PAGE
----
Washington, District of Columbia 2021-08-05 12:17:11 –
August 5, 2021
Modern cetaceans such as dolphins, whales and porpoises are well adapted to aquatic life. They have fat to insulate and fins for propulsion and maneuvering. Today’s cetaceans also have a unique type of nasal cavity. It rises at an angle to the palate (or palate) and emerges as a blowhole from the top of the head.
This is a suitable adaptation for air-breathing animals at home underwater. However, as an embryo, the whale’s nasal cavity begins in a more typical position in mammals: parallel to the palate and exiting the tip of the nose, or snout. Whale experts have long been confused about how the nasal passages switch from a pathway parallel to the palate to an angle ending at the blowhole during embryonic and fetal development.
“Changes in the orientation and position of the cetacean’s nasal passages are a developmental process, unlike other mammals,” he said. Rachel Roston, Postdoctoral fellow, Faculty of Dentistry, University of Washington. “It’s an interesting question to see which parts remain connected, which parts change direction, and how they work together throughout the development process to bring about this change.”
New study with Roston V. Louise RossA professor of biology at Duke University, sheds light on this process. By measuring the anatomical details of the spotted dolphin embryo and fetal, they determined important anatomical changes that pointed the nasal cavity upwards. Their discovery, Release The Journal of Anatomy, July 19, is an integrated model of this developmental transition of cetaceans.
Roston, the lead author who began the study as a PhD student at Duke, said:
The three phases of growth are:
- Initially parallel, as the area between the palate and nasal cavity grows into a triangle, the area between them separates. This stage begins during embryogenesis after the face begins to form. This is the first two months after fertilization for spotted dolphins.
- The nose grows longer at an angle to the nasal passages, further separating the nostrils from the tip of the nose. This stage begins late in fetal development and can continue after birth.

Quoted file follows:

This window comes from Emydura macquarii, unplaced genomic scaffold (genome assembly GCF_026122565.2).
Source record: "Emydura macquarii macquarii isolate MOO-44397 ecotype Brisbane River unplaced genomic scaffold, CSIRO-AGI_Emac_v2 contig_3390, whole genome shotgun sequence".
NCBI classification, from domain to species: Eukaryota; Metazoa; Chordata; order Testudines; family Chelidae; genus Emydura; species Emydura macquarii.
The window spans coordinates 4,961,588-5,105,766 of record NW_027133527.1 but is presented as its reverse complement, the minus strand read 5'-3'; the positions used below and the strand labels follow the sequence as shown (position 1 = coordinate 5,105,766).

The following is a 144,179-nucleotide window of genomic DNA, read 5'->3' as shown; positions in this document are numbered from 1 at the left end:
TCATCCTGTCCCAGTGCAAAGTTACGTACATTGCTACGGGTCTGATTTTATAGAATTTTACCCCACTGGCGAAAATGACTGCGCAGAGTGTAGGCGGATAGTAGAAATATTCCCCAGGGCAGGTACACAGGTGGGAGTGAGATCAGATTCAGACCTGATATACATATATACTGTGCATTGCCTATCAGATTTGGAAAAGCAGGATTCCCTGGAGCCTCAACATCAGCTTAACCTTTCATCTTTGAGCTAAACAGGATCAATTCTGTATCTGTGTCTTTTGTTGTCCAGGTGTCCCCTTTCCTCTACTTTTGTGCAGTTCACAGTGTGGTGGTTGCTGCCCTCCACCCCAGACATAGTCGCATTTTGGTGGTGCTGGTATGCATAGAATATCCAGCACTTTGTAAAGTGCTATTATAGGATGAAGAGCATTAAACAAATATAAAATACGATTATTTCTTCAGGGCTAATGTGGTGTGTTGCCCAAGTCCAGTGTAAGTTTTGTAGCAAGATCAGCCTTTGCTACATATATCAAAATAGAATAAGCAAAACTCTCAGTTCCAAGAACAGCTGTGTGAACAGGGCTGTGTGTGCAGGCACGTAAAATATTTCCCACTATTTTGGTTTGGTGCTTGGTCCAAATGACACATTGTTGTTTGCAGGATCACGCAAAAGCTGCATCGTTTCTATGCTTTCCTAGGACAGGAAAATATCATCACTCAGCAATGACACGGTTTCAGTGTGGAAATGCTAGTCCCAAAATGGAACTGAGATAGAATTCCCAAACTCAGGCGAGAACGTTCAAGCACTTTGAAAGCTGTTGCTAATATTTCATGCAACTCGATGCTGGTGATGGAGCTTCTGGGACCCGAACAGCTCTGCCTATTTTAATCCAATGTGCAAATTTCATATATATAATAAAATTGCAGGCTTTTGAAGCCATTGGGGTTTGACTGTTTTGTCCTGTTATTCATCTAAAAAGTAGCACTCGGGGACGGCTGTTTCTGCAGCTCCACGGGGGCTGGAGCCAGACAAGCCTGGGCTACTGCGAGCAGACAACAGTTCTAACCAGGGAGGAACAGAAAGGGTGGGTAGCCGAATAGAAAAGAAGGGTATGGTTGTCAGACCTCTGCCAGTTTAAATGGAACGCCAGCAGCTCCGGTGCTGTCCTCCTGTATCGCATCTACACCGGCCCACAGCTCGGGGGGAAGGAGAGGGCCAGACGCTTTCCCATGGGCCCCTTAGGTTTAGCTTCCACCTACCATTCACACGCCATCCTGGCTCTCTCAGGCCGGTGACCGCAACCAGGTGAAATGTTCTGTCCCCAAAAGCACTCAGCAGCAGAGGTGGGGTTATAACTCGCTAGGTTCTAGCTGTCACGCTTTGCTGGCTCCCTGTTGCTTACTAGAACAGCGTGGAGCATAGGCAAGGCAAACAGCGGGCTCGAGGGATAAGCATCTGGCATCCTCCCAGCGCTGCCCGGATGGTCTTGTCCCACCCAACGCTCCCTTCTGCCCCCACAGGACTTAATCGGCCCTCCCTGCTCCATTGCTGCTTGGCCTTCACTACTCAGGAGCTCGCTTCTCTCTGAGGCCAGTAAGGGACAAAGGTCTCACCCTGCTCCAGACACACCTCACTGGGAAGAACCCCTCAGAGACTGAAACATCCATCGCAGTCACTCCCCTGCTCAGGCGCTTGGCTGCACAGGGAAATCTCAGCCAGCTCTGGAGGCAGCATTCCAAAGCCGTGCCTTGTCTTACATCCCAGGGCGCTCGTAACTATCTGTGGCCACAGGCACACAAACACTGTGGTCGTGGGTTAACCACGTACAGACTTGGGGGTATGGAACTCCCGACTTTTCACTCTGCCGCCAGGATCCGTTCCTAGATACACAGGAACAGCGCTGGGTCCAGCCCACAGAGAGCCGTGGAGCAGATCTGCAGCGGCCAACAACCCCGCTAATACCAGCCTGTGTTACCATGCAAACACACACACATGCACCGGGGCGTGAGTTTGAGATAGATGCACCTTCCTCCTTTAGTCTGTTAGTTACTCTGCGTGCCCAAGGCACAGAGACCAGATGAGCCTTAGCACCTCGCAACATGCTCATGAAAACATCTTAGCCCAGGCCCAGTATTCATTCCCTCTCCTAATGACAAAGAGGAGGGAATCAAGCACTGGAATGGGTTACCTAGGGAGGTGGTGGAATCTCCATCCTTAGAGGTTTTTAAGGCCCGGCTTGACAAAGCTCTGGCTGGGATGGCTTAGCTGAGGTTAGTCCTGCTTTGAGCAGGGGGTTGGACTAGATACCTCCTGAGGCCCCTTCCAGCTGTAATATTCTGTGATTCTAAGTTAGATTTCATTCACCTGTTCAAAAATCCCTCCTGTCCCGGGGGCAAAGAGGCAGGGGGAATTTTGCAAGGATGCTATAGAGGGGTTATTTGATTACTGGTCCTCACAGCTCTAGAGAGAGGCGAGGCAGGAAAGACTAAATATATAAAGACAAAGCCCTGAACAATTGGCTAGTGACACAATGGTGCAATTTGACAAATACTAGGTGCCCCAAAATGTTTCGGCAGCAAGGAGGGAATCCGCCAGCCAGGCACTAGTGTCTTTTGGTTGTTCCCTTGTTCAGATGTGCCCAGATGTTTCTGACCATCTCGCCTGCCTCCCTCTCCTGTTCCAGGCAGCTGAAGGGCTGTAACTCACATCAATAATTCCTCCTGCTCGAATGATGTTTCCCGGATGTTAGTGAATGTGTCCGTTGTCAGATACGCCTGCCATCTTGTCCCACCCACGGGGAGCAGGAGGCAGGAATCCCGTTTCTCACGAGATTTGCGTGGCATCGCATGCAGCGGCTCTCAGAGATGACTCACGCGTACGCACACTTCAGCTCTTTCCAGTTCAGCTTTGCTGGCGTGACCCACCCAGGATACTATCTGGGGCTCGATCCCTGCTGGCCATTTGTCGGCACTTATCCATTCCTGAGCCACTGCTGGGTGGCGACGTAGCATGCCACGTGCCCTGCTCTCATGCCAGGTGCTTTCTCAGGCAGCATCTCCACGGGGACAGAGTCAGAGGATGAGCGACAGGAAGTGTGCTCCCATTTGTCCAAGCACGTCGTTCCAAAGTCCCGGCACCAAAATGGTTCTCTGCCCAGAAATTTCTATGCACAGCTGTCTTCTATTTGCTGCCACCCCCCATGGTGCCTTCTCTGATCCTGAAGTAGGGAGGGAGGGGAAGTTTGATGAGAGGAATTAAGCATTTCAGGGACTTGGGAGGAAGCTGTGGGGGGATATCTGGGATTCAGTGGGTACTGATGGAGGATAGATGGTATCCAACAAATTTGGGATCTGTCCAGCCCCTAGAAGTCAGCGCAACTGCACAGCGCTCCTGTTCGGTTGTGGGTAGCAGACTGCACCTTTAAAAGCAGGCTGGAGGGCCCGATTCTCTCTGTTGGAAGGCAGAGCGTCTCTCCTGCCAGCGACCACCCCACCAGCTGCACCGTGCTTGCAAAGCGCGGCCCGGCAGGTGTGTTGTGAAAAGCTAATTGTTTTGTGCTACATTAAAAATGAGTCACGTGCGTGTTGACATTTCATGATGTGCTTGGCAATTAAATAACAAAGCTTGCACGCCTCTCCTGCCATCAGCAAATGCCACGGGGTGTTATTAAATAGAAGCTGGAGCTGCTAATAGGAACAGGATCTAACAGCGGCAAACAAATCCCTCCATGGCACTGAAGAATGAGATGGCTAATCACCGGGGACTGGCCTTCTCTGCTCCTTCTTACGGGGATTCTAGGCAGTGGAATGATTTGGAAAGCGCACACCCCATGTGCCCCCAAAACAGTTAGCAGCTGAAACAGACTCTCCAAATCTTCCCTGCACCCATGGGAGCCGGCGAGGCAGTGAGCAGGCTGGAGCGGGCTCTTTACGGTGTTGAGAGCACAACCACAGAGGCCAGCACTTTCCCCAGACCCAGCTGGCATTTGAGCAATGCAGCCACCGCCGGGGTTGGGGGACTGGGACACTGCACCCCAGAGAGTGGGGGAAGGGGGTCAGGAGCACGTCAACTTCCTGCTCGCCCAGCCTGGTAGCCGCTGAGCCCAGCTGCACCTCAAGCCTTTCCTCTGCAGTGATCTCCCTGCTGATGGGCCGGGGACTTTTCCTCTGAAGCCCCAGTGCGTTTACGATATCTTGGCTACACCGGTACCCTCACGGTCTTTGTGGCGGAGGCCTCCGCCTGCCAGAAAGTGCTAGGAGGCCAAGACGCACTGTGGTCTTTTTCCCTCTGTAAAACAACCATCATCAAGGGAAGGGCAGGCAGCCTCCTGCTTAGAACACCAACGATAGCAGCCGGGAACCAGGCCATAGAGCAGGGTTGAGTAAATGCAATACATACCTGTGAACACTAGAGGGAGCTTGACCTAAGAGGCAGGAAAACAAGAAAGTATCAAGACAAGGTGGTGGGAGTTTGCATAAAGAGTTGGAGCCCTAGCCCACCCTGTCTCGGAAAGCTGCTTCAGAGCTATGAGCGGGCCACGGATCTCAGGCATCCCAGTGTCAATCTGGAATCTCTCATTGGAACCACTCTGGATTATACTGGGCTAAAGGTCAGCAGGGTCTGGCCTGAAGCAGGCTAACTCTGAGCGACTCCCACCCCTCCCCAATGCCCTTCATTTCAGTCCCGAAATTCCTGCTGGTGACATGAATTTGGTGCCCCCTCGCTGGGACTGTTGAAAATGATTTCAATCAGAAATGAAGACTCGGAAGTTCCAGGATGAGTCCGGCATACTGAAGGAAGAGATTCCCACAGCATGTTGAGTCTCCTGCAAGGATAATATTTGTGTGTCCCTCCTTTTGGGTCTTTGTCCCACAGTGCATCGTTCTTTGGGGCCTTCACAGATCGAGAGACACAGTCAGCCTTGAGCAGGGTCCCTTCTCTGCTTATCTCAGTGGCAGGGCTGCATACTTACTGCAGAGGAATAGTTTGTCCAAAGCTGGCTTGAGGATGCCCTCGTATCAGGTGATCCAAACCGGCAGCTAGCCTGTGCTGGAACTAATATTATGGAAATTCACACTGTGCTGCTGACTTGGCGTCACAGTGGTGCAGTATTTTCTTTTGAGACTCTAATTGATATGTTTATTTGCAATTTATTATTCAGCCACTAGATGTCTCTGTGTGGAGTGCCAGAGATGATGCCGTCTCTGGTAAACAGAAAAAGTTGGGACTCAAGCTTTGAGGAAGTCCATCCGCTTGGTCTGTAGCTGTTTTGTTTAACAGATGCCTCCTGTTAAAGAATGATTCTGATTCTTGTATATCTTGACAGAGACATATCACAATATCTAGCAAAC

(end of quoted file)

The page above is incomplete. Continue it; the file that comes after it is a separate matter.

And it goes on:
- The skull is folded backwards so that the head and body are more aligned. This causes the nasal passages to rotate upwards, approximately perpendicular to the body axis. This stage begins late in embryonic development and continues to fetal development.
“While the nose is moving to the top of the head, many of the important angular changes are actually at the base of the skull, the base of the skull. That’s not necessarily what you expect to find!” Roston said. Said.
Roston says the three stages of growth do not evolve in a step-by-step process, but overlap in time. Together, they represent distinct developmental changes that move the nasal passages to the top of the head.
Roston and Roth used photographs of 21 embryo and fetal spotted dolphin specimens and anatomical data obtained from CT scans held by the Smithsonian Institution’s National Museum of Natural History and the Natural History Museum of Los Angeles County to model this model. Was developed. Specimens represented widespread embryonic and fetal development.
For comparison, they also obtained data from eight fin whale foets at the National Museum of Natural History and found that there was a significant difference between them and the spotted dolphins. In fin whales, the skull was folded in the area behind the skull, near where it joins the spinal column. In spotted dolphins, folding is concentrated near the center of the skull.
Models developed by Roston and Roth give scientists an idea of how whales evolve. These creatures began to evolve from the ancestors of four-legged land-dwelling mammals that had a nasal cavity parallel to the palate more than 50 million years ago. As cetaceans evolved, fumaroles gradually moved from the tip of the nose to the back of the nose and then gradually to the top of the skull.
In addition, the two species represent different branches of the whale family tree that diverged over 30 million years ago. Dolphins, along with porpoises, orca, sperm whales, and beaked whales, are commonly known whales. Fin whales belong to a group called baleen whales and are named after their unique feeding system.
“I was impressed with the two interesting discoveries that emerged from this work,” Ross said. “Both develop fumaroles, but there are important differences between baleen whales and toothed whales in how they turn their nasal passages during development. And, surprisingly, in the process of developing upward nostrils. With that, there are significant changes in the brain. “
In the future, examining more species from both strains will show whether all baleen and baleen whales are this different, Roston said.
“This model gives us a hypothesis of the developmental stages that had to occur to cause that anatomical change, and serves as a point of comparison for additional studies of whale, dolphin, and porpoise growth and development. “I will,” Roston said.
The study was funded by Duke University. Roston is also supported by the National Institutes of Health.
Now how did that get up there? New study sheds light on development and evolution of dolphin, whale blowholes Source link Now how did that get up there? New study sheds light on development and evolution of dolphin, whale blowholes